return FixnumOps.Add((int) obj1, num1);

}

return site1.UpdateBindingAndInvoke(context1, obj1, num1);

}

Here as Wayne points out the code generator has added in the
ConvertToInt32
in the LessThan invocation, whereas in the Add invocation it has used a
direct cast. Somewhere in the innards of Ruby.dll this decision is
being
made and I haven’t tracked down where.

Clearly it is not necessary to use the conversion method: for a start
there
is a clause around the call to the method that tests whether obj1 (self)
is
an int.

As it happens I am generally doubtful about the inclusion of automated
Conversion in IronRuby at all, apart from perhaps for .NET classes that
don’t map directly to Ruby ones, such as byte and float. The design of
the
Ruby builtin classes manages the conversions directly, using such things
as
to_s, to_str, to_f, to_int and to_i. Getting the DLR to do hidden
conversions seems to be overkill and can upset the semantics of the
library
classes.

Pete

Without looking at the code I can’t comment on the main thrust of the
mail,
but shouldn’t the local variable i be a Fixnum from the word go and
therefore call the LessThan(int, int) method anyway?

Yes, LessThan(int, int) is called each time, but an unnecessary call is
also
made to method ConvertToInt32 every time around the loop to convert what
is
already an integer into an integer.

Cheers, Wayne.

Stupid question, but how do you dump the AST? I’ve wanted to do that a
couple times (most recently while hacking my own temporary “eval”).

On Feb 5, 2008 1:42 PM, Peter Bacon D. [email protected]

rbx /? is your friend :slight_smile:

the quick answer is rbx -X:ShowASTs

For reference:

IronRuby command line:

Usage: [options] [file|- [arguments]]

Options:
-opt dummy
-c cmd Program passed in as string (terminates
option list)
-h Display usage
-i Inspect interactively after running script
-V Print the version number and exit
-O Enable optimizations
-D EngineDebug mode
-OO Remove doc-strings in addition to the -O
optimizations
-X:AutoIndent
-X:AssembliesDir Set the directory for saving generated
assemblies
-X:ColorfulConsole Enable ColorfulConsole
-X:DumpASTs Dump all ASTs generated to a file
-X:ExceptionDetail Enable ExceptionDetail mode
-X:Interpret Enable interpreted mode
-X:Frames Generate custom frames
-X:GenerateAsSnippets Generate code to run in snippet mode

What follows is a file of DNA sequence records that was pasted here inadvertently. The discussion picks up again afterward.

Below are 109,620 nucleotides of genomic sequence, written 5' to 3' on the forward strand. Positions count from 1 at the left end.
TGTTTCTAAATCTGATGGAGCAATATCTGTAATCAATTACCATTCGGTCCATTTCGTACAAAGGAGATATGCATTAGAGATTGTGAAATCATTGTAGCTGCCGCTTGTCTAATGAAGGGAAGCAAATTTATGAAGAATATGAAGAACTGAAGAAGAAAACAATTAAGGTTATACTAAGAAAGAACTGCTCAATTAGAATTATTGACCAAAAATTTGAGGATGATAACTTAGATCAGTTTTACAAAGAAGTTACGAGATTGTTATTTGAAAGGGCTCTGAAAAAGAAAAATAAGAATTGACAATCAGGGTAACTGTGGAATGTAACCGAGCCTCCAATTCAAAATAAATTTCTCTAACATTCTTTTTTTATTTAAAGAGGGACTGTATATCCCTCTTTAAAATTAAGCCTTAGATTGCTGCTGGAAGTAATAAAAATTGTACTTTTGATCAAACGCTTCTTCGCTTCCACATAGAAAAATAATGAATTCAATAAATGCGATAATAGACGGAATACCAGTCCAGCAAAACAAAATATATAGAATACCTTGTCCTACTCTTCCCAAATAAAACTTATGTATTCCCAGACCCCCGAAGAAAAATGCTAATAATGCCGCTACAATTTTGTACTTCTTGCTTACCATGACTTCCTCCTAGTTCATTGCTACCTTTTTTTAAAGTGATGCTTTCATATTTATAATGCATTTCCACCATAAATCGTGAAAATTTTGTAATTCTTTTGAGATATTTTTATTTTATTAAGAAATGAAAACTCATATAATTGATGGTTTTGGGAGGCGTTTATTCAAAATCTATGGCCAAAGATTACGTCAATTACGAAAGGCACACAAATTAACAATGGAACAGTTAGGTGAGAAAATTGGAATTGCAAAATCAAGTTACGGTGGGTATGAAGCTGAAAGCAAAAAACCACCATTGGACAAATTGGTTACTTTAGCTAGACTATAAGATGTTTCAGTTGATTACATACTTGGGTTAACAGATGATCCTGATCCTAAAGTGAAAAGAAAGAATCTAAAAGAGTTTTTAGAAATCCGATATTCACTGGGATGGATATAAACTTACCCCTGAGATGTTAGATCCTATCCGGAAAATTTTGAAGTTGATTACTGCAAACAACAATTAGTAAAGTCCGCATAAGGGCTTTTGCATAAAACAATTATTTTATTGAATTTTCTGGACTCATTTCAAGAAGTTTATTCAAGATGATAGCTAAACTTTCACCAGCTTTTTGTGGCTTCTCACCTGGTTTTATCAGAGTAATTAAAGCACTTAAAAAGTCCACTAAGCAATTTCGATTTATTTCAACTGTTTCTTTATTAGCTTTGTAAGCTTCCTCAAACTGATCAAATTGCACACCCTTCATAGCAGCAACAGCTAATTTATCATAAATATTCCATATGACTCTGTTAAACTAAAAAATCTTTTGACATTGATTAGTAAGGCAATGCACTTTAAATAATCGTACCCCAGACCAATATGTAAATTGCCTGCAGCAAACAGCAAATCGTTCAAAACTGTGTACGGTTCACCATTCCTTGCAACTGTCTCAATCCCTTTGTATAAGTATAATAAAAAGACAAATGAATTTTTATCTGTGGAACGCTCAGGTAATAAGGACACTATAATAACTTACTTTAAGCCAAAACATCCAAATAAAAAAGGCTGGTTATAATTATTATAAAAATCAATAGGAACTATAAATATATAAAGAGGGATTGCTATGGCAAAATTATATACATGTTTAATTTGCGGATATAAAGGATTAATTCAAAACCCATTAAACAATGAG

-X:ILDebug Output generated IL code to a text file
for debugging
-X:MaxRecursion Set the maximum recursion level
-X:NoOptimize Disable JIT optimization in generated code
-X:NoTraceback Do not emit traceback code
-X:PassExceptions Do not catch exceptions that are
unhandled by script code
-X:PrivateBinding Enable binding to private members
-X:SaveAssemblies Save generated assemblies
-X:ShowASTs Print all ASTs to the console
-X:ShowClrExceptions Display CLS Exception information
-X:ShowRules Show the AST for rules generated
-X:SlowOps Enable fast ops
-X:StaticMethods Generate static methods only
-X:TabCompletion Enable TabCompletion mode
-X:TrackPerformance Track performance sensitive areas
-X:CachePointersInApartment Cache COM pointers per apartment
(prototype)

On Feb 5, 2008 3:59 PM, Eric N. [email protected] wrote:


Ironruby-core mailing list
[email protected]
http://rubyforge.org/mailman/listinfo/ironruby-core


Michael L.
[Polymath Programmer]
http://michaeldotnet.blogspot.com

Hi Peter,

Yes, you are right, sorry - somehow I missed reading the very last case
in our fix_plus implementation :frowning:


From: [email protected]
[mailto:[email protected]] On Behalf Of Peter Bacon
Darwin
Sent: Wednesday, 6 February 2008 12:16 AM
To: [email protected]
Subject: Re: [Ironruby-core] ConvertTo vs Cast

What about this though?

class D
def +(other)
45
end
def coerce(other)
[self,self]
end
end

3 + D.new
=> 45

In Ruby 1.8.6:

Fixnum.instance_method("+’).bind(3.0)

produces:

‘bind’: bind argument must be an instance of Fixnum (TypeError)

This forum is not affiliated to the Ruby language, Ruby on Rails framework, nor any Ruby applications discussed here.

| Privacy Policy | Terms of Service | Remote Ruby Jobs